The exchange rate used should be stated on the form.

You can find daily exchange rates on the Bank of England website.

Consideration in other stocks, shares and debt

If you give consideration other than in money for the shares, state what you have given. For example, 100 ordinary shares in XYZ Limited with a value of £70,000, or debt assumed of £70,000.

If the consideration is calculated by reference to something in another document, such as a Share Purchase Agreement, then state that. For example, ‘as calculated in Section 3 of the Share Purchase Agreement’. You must include a copy of the agreement.

Consideration ― special rules

Sometimes the chargeable consideration is different from the actual consideration given, for example due to a market value rule. In this case, we recommend you either:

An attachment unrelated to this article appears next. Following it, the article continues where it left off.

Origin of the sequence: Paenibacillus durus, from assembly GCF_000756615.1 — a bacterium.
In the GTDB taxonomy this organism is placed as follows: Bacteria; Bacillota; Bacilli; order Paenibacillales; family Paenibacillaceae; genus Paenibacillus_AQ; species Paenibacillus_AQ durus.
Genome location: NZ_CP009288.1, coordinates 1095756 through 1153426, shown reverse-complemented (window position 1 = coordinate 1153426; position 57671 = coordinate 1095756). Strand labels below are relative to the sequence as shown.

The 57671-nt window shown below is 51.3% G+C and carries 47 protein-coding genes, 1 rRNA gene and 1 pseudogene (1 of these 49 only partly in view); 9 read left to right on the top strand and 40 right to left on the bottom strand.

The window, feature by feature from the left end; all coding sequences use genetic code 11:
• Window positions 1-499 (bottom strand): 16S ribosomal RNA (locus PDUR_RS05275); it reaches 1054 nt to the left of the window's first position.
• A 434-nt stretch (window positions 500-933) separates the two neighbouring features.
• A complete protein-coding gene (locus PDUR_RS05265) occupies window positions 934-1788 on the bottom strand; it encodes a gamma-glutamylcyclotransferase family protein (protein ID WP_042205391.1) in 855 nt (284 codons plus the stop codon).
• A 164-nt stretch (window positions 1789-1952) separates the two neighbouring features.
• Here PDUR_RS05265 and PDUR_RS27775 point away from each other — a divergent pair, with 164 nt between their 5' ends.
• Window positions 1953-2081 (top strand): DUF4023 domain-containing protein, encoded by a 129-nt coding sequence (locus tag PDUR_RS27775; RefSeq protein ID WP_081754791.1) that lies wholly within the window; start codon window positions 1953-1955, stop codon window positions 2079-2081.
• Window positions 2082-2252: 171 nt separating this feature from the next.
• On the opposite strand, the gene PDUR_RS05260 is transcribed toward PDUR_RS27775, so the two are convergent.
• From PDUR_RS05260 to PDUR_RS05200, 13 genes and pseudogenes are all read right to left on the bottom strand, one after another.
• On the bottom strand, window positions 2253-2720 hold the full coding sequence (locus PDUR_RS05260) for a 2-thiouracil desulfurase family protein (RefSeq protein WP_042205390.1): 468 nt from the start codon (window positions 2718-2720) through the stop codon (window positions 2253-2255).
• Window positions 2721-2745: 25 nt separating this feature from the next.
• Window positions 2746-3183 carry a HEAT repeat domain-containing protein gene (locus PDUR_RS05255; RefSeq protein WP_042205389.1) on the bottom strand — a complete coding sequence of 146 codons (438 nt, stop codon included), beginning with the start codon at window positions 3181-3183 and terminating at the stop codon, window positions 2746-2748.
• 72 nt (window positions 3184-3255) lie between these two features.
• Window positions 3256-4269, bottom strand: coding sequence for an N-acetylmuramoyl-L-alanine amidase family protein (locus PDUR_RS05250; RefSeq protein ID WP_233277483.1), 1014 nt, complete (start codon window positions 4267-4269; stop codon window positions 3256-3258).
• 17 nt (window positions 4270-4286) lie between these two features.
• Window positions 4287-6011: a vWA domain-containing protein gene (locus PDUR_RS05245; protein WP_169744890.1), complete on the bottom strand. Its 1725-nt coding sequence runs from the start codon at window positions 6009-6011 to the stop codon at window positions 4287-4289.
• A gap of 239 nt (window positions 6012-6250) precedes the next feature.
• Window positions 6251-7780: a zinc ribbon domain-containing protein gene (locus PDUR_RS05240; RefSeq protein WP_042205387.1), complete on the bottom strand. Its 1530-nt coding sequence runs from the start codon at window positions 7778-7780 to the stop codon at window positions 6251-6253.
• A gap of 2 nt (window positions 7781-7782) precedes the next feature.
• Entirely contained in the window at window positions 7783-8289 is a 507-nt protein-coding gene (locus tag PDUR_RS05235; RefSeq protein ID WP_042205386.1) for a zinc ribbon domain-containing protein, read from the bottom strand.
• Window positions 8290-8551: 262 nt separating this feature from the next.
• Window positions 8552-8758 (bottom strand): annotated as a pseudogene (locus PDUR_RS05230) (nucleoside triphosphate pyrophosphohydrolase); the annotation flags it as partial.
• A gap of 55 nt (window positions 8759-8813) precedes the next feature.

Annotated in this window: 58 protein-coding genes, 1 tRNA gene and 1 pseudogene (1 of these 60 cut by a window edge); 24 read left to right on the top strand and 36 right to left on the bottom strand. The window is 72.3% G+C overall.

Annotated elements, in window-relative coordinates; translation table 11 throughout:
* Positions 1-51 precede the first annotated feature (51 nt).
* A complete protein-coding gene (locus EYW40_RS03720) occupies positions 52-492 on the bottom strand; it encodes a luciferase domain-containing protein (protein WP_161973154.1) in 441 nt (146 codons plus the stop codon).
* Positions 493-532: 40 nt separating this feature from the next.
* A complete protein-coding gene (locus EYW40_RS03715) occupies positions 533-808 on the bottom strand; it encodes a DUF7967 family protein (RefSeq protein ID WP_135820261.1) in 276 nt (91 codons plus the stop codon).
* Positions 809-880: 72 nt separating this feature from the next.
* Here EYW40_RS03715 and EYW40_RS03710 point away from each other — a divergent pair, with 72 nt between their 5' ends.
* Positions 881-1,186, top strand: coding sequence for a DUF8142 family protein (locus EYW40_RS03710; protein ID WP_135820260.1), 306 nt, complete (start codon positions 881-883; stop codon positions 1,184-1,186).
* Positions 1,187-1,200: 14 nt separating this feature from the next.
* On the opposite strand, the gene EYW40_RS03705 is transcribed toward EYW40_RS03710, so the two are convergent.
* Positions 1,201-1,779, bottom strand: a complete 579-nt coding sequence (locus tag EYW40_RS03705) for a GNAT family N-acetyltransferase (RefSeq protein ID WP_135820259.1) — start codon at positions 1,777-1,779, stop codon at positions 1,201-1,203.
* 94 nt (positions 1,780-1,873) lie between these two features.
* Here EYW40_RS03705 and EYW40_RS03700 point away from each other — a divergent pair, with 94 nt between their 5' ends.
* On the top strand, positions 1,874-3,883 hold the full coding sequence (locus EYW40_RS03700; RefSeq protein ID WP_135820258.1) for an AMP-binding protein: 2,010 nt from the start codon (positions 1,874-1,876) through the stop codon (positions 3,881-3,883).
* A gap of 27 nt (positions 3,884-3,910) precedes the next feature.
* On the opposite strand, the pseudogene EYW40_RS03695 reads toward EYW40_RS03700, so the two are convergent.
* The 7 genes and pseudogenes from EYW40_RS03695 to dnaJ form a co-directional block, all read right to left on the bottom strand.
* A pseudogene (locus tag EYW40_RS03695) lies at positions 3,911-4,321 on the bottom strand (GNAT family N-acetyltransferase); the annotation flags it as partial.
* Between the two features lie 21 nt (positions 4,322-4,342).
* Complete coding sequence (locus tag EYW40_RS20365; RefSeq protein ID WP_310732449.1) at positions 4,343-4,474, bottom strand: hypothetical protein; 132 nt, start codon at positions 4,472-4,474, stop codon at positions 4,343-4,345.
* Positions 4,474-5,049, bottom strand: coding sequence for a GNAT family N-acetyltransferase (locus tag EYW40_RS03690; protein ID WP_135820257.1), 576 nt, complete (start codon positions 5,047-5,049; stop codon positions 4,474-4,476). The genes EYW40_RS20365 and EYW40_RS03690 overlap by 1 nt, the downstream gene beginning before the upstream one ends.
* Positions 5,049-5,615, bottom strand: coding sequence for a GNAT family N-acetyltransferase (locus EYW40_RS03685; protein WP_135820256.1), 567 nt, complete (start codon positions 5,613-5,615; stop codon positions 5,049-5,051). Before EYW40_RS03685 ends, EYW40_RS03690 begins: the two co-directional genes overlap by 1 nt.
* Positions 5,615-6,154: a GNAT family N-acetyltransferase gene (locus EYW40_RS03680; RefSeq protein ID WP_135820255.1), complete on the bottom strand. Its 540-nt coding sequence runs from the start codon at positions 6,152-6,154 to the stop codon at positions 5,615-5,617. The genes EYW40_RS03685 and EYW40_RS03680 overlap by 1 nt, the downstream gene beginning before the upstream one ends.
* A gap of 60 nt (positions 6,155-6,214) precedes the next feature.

• include details on the stock transfer form ― for example after the actual consideration state “Stamp Duty calculated on the £200,000 market value of the transferred shares”
  • reference the deemed consideration on which Stamp Duty has been calculated in your covering letter

Certificate 1 and 2

If the transfer is exempt from Stamp Duty, or no chargeable consideration is given for the transfer, you need to complete one of the certificates on the back of the stock transfer form.

Certificate 1

You should complete certificate 1 if the:

  • consideration you give for the shares is £1,000 or less
  • transfer does not form part of a larger transaction or series of transactions where the total is more than £1,000

Certificate 2

You should complete certificate 2 if the:

  • transfer is exempt from Stamp Duty, for example, transfers in connection with divorce or the dissolution of a civil partnership
  • consideration given is not chargeable consideration

No certificate needed